“We were saved because we’re damaged goods,” says Miranda to a member of another community. But, she goes on to say, “for that matter, we don’t even know if it’s us that’s saved and them that’s damned, or the other way around.”

Somehow, although Miranda comes across areas where communities of “diggers” have been wiped out through blizzards, starvation, and disease, there is some kind of industrial backup going on, shipments of food and fuel which the “survivors” have learned how to raid, stopping convoys and unloading supplies while the unspeaking diggers look on, waiting until they have finished and then continuing on their way. What they construct are hieroglyphs on the landscape, as much so as the concrete bridges, like “arched spines of long-dead monsters,” which Dave imagines archaeological digs of the future laying bare. His dream of excavating an archaeological site, layer upon layer of human history—“random, curving gouges that went on and on, down, down, as deep as we could dig”—is as close as we get to the activity in which the human race is now, in his world, engaged.

Penner allows his characters their speculations. They all have their illusory goals—Dave’s pharmaceutical “Holy Grail,” Miranda’s parental home—but they dissipate like Ish’s dreams of passing on civilization through his children in George R. Stewart’s novel of the USA post-apocalypse, Earth Abides (1949). And so there are a number of ways of reading this story. Another is hinted at by Adrian of the Toledo Citizens Co-op, who says of the nearby refinery: “I personally think they have it close to its previous capacity, I used to count the trucks and in one twenty-four hour period last August a little over 500 trucks rolled out of there. At 200 barrels a truck, that’s at least 100,000 barrels. It was their busiest day ever, but still, they do keep plugging away.” Is this inexplicable routine ant-like herd behaviour, or planned activity? Are we (and this is a very different reading from the “losers” or “inadequate” reading) looking at the industrial USA seen from the outside by people unsuited for it?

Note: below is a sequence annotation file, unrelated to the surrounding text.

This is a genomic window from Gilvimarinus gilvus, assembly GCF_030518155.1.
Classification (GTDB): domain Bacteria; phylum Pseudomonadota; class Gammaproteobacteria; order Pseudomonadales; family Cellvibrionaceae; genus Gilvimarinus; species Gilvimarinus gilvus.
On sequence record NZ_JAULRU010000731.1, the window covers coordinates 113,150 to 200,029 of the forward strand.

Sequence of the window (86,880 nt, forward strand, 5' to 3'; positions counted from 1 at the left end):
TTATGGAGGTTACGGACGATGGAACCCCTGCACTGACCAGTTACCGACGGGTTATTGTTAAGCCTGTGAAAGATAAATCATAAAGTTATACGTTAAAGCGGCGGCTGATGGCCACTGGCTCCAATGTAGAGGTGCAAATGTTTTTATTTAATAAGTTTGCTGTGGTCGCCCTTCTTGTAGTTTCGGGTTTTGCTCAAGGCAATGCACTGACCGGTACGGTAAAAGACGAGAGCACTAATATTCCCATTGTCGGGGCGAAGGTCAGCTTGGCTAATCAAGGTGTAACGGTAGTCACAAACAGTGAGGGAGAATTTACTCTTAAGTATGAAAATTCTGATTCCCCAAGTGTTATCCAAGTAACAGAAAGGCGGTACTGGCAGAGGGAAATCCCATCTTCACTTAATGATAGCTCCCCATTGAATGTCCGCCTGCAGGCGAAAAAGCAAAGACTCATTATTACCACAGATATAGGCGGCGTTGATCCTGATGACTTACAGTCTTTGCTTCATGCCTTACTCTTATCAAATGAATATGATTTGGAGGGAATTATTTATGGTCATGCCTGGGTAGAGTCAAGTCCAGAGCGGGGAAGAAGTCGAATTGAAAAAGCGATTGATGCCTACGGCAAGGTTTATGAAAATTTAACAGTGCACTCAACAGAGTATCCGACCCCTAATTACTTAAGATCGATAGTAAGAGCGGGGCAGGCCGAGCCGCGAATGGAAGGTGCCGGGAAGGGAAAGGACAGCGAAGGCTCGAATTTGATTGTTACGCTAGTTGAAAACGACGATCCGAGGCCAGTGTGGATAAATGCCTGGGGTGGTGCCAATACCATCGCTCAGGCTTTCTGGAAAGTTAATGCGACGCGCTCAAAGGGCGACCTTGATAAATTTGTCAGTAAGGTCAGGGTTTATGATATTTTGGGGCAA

Strange Labour may be an active engagement with the motifs of authors like Stewart, Pangborn, and Wyndham, even J. G. Ballard and films like Mad Max (1979). Wyndham’s The Midwich Cuckoos (1957) is referenced early in the novel, and Penner shares some of Wyndham’s reluctance to offer a concrete explanation for the event that kicks off his story. This novel’s strength and readability, though, lie in the way Penner shows humanity searching for explanations. From Dave’s “folklore” creation of the variant stories of the “Dog Killing Goat Boy” told in each community he visits, to his “lying, cowardly bastards who wrote history books”; from Miranda’s memories of family life to the sculptor Eli, carving every square inch of wall, floor, and ceiling into a maze of grooves reminiscent of the earthworks carved upon the landscape, Penner suggests that the deep and lasting anxiety at the heart of the “post-apocalypse” is that we might not even comprehend the Apocalypse when it comes along.

Andy Sawyer is a retired librarian, researcher, critic, and reviewer of SF. From 1993-2018 he was librarian of the Science Fiction Foundation Collection at the University of Liverpool Library, where he also taught courses on SF, and was reviews editor of Foundation: the International Review of Science Fiction. He was guest curator of the British Library Exhibition “Out of This World: Science Fiction but Not as You Know It” (May 20–Sep 25 2011), and an advisor to the “Into the Unknown” exhibition at the Barbican Centre London (June3 –Sept 1 2017). He was the 2008 recipient of the Science Fiction Research Association’s Clareson Award for services to science fiction. He is currently researching science fiction of the 1950s, the life and work of Jane Webb Loudon, and how to play “Science Fiction–Double Feature” on the ukulele.